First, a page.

Sex and Gender II

Sex doesn’t matter.

Sex is physical, gender is cultural. Sex does not matter unless you are having it, looking for it, or looking for someone to have it with. Sex, maleness or femaleness, is so little of human experience that, compared to gender, it does not matter.

Gender is how we relate to each other. Arguably it is gender rather than sex that men generally ask women out rather than the other way round. Gender is how we present ourselves to each other, or even to ourselves. Gender is our whole lives.

So if you are forced into a masculine gender, when it does not fit, it is as oppressive as to be forced to be someone else, pretending all the time, never allowed to be yourself.

That does not mean that you would be happier in a feminine gender. It can be as restrictive. It probably fits you better, but there is that small matter of sex, a tiny part of life but important all the same, and the fact that the feminine gender is not “opposite” to masculine. It is not binary, On or Off, 1 or 0, but a huge range as diverse as all of humanity. Your gender does not fit the culture, male or female, and you can try to make it fit or be yourself. Those are the choices.

“Transsexual” makes no sense at all. You cannot get female sexual organs, only a rough simulacrum of them. You might think that customary ways of using what you have don’t really fit your gender, but alteration can’t make it better. If you want to be passive, having The Operation does not suddenly make that permissible.

I felt it did. I felt sexual passivity and post-op trans organs went together. After the operation I could give myself permission. If only I could have given myself permission to be passive without the operation.

Only non-binary can fit a human being as they is. No-one fits gender stereotypes, some people can sort of fit just for a quiet life, some of us who don’t fit at all have to rebel and create our own gender, idiosyncratically ourselves.

I wrote a post called “sex and gender” in 2013, and put it completely differently. At the time, I felt a strong need to change sex in order to feel permitted to change gender. I associated the feminine gender too much with the female sex, and denied my own idiosyncrasies to try and fit the feminine gender as I had tried to fit masculinity. What a shame I could not realise any of this before now.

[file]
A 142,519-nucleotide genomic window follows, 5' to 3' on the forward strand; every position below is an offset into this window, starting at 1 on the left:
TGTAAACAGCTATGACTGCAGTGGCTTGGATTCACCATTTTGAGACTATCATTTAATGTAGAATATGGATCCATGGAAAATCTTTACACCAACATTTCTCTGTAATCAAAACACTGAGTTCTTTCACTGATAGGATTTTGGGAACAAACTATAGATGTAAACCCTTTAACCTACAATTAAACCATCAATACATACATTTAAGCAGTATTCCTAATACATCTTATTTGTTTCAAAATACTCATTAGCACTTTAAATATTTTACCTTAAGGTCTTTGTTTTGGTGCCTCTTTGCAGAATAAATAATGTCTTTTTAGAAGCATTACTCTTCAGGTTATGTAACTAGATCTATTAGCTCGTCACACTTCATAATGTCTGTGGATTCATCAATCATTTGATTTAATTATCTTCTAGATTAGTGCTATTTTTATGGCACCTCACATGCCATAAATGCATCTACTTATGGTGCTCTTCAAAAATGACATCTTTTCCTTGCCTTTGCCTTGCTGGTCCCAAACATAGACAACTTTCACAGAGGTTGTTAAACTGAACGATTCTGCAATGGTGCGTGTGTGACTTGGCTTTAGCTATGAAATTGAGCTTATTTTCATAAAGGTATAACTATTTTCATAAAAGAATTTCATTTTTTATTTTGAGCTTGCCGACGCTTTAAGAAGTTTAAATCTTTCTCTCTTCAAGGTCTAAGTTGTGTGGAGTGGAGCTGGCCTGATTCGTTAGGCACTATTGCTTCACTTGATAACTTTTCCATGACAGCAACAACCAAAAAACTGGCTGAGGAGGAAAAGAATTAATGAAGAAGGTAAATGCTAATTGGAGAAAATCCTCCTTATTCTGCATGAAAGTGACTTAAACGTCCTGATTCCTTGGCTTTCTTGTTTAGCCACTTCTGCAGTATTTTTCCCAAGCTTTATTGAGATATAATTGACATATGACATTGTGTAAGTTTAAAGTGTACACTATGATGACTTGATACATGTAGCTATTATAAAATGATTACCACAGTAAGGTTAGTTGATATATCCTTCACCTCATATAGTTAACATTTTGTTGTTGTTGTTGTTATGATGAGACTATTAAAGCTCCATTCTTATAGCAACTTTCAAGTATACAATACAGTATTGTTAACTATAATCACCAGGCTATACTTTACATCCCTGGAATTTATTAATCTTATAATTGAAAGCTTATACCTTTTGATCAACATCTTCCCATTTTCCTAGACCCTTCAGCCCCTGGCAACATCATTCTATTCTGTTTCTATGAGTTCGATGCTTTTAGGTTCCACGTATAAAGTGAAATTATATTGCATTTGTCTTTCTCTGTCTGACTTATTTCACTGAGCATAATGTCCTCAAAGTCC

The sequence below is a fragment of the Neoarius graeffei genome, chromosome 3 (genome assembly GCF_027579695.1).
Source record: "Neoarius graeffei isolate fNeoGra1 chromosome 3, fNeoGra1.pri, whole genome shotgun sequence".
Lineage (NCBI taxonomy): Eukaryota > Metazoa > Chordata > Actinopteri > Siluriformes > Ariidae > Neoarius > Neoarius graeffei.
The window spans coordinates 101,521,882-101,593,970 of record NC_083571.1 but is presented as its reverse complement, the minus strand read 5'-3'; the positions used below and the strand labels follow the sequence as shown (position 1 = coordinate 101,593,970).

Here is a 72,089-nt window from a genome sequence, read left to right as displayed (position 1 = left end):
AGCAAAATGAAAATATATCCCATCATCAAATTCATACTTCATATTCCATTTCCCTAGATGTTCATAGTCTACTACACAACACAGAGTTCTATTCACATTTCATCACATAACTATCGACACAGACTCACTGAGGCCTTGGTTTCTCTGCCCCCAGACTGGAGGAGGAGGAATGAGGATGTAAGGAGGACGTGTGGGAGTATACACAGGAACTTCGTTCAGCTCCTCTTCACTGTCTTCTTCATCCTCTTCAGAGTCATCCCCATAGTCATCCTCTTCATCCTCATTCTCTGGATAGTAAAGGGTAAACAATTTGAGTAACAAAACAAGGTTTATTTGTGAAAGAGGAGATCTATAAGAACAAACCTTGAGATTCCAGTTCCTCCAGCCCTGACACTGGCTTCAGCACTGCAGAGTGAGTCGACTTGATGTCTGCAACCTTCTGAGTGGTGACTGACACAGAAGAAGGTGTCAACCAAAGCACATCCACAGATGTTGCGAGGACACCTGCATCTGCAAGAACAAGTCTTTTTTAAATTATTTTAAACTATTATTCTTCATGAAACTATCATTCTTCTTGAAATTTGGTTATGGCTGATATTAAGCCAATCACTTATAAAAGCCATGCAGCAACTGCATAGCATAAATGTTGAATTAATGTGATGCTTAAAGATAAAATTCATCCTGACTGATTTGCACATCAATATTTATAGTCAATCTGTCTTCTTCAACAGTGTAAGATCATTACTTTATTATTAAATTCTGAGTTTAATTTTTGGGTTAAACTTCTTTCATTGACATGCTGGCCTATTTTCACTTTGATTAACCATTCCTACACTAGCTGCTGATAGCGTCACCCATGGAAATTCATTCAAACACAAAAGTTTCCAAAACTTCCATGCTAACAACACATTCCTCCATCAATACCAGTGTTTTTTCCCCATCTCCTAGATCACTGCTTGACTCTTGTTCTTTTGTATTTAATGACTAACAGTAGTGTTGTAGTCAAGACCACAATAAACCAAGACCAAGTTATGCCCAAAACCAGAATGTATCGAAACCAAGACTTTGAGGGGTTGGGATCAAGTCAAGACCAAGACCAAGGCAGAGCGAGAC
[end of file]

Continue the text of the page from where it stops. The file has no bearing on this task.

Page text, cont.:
12 thoughts on “Sex and Gender II

  1. Perhaps because my parents consciously or unconsciously accepted that gender and sex are not identical, no pressure was placed on myself and my siblings to behave in specific ways. Of course influences outside the family did have a significant effect and my siblings had adopted socially “acceptable” behaviour by the time they had reached puberty.

    However, I didn’t learn to be quite so binary, possibly because I was unaware of social pressures due to my autism, and as I reached puberty, this became another indicator that I was “not normal” and therefore an acceptable target for bullying.

    I’ve written about one incidence of bullying in my post Last meal, but that was just one of many forms of physical and non-physical violence (or as it was considered at the time “character building”) that I was at the receiving end of because I failed to conform to “normal” behaviour.

    I learnt to survive, by making myself as inconspicuous as possible and trying to imitate socially acceptable norms. It was a partially successful strategy, but very exhausting to carry out. In hindsight, I think there are better ways I could have handled it, and I think openly expressing my uniqueness might have been less stressful in the long run.